"Why're you running around the ranch doing all the work?" He went for a sly grin." Trying to get on Murdoch's good side? You might be holdin' a pair against a royal flush, because I'm not real sure there is one. Don't you think we would've found it by now?"

He brought up a bottle of wine and two glasses Scott hadn't noticed during the interruption. "I brought supplies."

"Supplies. Meaning you raided the wine cellar."

Johnny hoisted the bottle and glasses onto the bedside table and looked at him curiously. "Sure, sure. Raided could be the word, but since we're all family maybe share is a better one." He chuckled at his joke. "Besides, the old man won't even miss this one."

"Are you positive? I think he sneaks downstairs to count the bottles after we go to sleep."

"Probably keeps a tally in that little green book in his desk," said Johnny. "Right next to those Pinkerton reports."

"Either that, or it's a compilation of all our misdeeds. He writes in it every night. Perhaps we should get him a new one for his birthday since he'll likely be out of pages by August."

Johnny waggled his eyebrows. "Let's shoot for July, huh?"

He laughed at the July remark, thinking they could probably make it to June—if they slowed down a little. Johnny aimed for a seat on the bed, flopping gracelessly onto the coverlet when his right boot slipped on two pieces of paper.

Scott could feel the color leech from his face. Two of the drawings. They had slipped from his hand when the door opened. Before he could say a word Johnny was holding them.

His brother let out a low, long whistle. "That doesn't look too comfortable." He flicked the paper with one finger. "You know' im? This man here?" Johnny didn't look up, but peered intently at the charcoal sketch, head cocked to one side.

How strange it was, that the man in the picture was the very same sitting comfortably in his bedroom trading quips over a bottle of wine. And how unfathomable the man he shared them with was his brother.

"Yes, I knew him. Years ago," Scott said, trying not to seem at all mysterious. He saw the little spasm cross Johnny's forehead, an effort to compile something that sounded tactful.

"Uh-huh," he finally said. "Well, he got himself in a hell of a spot." Johnny shrugged, looked over at Scott as though daring him to say otherwise.

"So, he's just a soldier?" Johnny's questions were flapping away against Scott, falling like moths against a flame.

"Just a soldier," Scott repeated quietly, reaching up to unlatch the window so the evening breeze came into the room like a welcome dip in a cold river.

Johnny shifted the drawings. "And these two?"

It showed him and John in their usual places amongst the other prisoners. The smudges on the paper had grown darker with time, almost pushing out the light. "That's Lieutenant John Baker, with his arm in the air." Despite the violence of the first picture, this one, by contrast, had an almost every day feel to it.

Johnny splayed out his hand. "Wait. Is that you with the book?"

Scott nodded. He saw it then, a little flick of his brother's eye back to the first sketch, comparing. Johnny's face was a storm of emotions, more eloquent than words.

"Maybe it's time for some of this." The cork was pulled and Johnny poured two large glasses. Wearing a decided frown, he offered one to Scott and held his own up to the lamplight. "All this is gonna do is give me a headache."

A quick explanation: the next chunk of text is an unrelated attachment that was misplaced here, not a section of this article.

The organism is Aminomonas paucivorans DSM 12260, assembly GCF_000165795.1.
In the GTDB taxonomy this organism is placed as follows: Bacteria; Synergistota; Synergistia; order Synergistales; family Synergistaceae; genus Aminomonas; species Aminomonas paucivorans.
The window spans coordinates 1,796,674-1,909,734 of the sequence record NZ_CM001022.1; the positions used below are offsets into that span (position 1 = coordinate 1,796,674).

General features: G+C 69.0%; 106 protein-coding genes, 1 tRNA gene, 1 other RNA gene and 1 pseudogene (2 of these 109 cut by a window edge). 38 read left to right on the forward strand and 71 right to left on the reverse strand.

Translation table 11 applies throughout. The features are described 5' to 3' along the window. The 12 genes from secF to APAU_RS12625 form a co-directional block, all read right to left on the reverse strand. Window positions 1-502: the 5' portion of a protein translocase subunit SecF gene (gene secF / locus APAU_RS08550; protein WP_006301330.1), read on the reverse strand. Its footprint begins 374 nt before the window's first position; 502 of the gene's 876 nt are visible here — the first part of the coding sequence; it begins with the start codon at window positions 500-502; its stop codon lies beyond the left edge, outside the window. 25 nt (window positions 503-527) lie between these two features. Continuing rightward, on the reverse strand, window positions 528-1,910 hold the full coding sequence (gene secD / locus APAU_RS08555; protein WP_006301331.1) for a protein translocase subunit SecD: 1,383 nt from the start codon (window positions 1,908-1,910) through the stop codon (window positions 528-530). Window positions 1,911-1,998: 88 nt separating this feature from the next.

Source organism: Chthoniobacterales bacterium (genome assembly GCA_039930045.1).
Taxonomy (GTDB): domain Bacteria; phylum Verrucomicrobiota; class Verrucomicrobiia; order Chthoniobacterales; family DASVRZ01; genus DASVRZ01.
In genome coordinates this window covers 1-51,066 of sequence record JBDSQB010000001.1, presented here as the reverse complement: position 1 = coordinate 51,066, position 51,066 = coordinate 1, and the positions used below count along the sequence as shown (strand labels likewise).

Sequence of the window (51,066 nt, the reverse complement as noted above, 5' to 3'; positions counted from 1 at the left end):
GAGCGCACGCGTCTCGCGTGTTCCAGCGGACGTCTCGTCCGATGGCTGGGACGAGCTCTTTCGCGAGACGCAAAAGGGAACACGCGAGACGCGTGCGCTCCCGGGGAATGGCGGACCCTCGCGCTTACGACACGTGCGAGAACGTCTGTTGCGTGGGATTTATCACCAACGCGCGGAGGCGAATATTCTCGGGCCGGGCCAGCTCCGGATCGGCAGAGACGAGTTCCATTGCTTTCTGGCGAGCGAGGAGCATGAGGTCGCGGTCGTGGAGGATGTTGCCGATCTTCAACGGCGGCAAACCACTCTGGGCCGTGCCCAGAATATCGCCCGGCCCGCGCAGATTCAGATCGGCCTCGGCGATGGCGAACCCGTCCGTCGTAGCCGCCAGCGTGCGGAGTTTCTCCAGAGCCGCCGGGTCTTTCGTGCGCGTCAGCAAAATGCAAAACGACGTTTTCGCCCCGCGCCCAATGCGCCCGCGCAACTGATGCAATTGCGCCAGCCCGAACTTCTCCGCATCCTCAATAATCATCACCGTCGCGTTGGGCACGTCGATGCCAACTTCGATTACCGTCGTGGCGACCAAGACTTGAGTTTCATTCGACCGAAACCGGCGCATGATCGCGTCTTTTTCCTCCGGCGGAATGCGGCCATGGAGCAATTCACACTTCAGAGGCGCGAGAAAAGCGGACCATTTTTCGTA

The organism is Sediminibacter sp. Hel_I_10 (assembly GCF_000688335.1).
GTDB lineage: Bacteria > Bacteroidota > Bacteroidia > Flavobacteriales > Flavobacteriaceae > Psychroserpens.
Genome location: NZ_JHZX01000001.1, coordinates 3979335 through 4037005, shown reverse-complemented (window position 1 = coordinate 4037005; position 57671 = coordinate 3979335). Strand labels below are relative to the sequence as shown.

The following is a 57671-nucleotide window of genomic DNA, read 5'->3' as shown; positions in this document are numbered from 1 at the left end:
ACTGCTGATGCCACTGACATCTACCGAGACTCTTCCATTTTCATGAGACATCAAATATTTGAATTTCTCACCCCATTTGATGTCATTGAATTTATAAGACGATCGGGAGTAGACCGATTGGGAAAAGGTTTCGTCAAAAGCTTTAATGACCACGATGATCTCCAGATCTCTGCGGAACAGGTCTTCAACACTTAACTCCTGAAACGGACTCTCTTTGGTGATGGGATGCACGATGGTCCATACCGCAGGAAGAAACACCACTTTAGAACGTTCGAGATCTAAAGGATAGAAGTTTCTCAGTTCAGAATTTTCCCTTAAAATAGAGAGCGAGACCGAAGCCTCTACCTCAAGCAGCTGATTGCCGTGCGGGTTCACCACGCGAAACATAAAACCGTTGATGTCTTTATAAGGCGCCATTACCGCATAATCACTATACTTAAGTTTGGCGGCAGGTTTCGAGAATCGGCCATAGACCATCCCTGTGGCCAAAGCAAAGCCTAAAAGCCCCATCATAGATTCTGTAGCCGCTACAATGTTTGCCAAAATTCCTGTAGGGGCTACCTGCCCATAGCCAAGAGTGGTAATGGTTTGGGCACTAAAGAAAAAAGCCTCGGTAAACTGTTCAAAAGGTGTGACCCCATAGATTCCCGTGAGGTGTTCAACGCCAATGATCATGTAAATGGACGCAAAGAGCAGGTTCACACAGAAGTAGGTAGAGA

"Why didn't you browse around in the liquor cabinet instead of the wine cellar?"

"Sometimes I like to rattle the old man's rafters. Just in case he does count those bottles, you savvy?"

"You're perverse, you know that, right?"

Johnny shrugged so elegantly, Scott wouldn't be surprised to find out he was part French. Some days his brother was made of shrug.

"Cipriano told me you got the west end creek all tidied up all by yourself And Frank said you took the fencing job away from him and sent him my way. Not that I don't mind Frank, but I coulda handled that paint job all by myself." Wine sloshing side to side in his glass, he made a crude square with his fingers. "Not enough real estate for two brushes in a chicken house."

"For such silent cowboys, there seems to be a lot of talking going on."

"So what is it?"

Scott traded Carter's letter for the drawings by Johnny's leg.

"A reunion? This is why you're waltzing around with those trunk memories?"

"You know what Murdoch would say: The past is…"

"The past," echoed Johnny.

It was a joke amongst them that they would repeat the things Murdoch sometimes said, but this phrase held no mirth.

"Are you going to go?"

"I've been asking myself if I want to rehash the past in any way, shape, or form. Some things are best left in the dark."

Johnny lifted his wine. "I'll drink to that." Scott toasted him and the clink of the glasses made a heavy sound in the quiet bedroom.

"Never know, might be happier days, seeing them again after all this time." Johnny stood and took his glass, leaving the bottle on the nightstand.

He made it to the door before turning around. "Scott, maybe I'm slow, but I didn't get it before. Those pictures, they might as well be made up because I don't know the man in them. Don't know what he went through. But I do know my brother." He tapped his glass on the doorjamb. "If you want to go to that reunion, go. Seems like they want to see you. And don't worry about the chores back here, I'm your huckleberry."

Scott looked out the window after Johnny left and hundreds of stars twinkled, and they were so beautiful he wanted only to watch them. So he did, he watched until they drifted into and around one another, so close he might lift a finger to catch one.

It was almost as if he'd fallen asleep after the war, and had wakened at Lancer.

Bits and pieces of that summer after he returned to Boston from the command hospital were coming back to him. For years, he pushed and pulled at the memories until they had become gauzy thin, but the extremely real emotions remained. He remembered being terribly unsettled. He could remember that very clearly.

Then he found something hiding there. A face in the window. His reflection. He squinted and the image changed, the cheeks became hollowed, the hair longer, a scraggly beard. It rang in Scott like a bell. The past few years had allowed him to push aside the memory, yes, but he recognized that boy.

And was able to accept him.

He stuffed the sketches back into their envelope and closed the lid of the trunk. Picking up Carter's letter, he leaned towards the light to reread it. A smile ghosted his lips as he catalogued all the outrageous things he would tell his best friend's fiancée.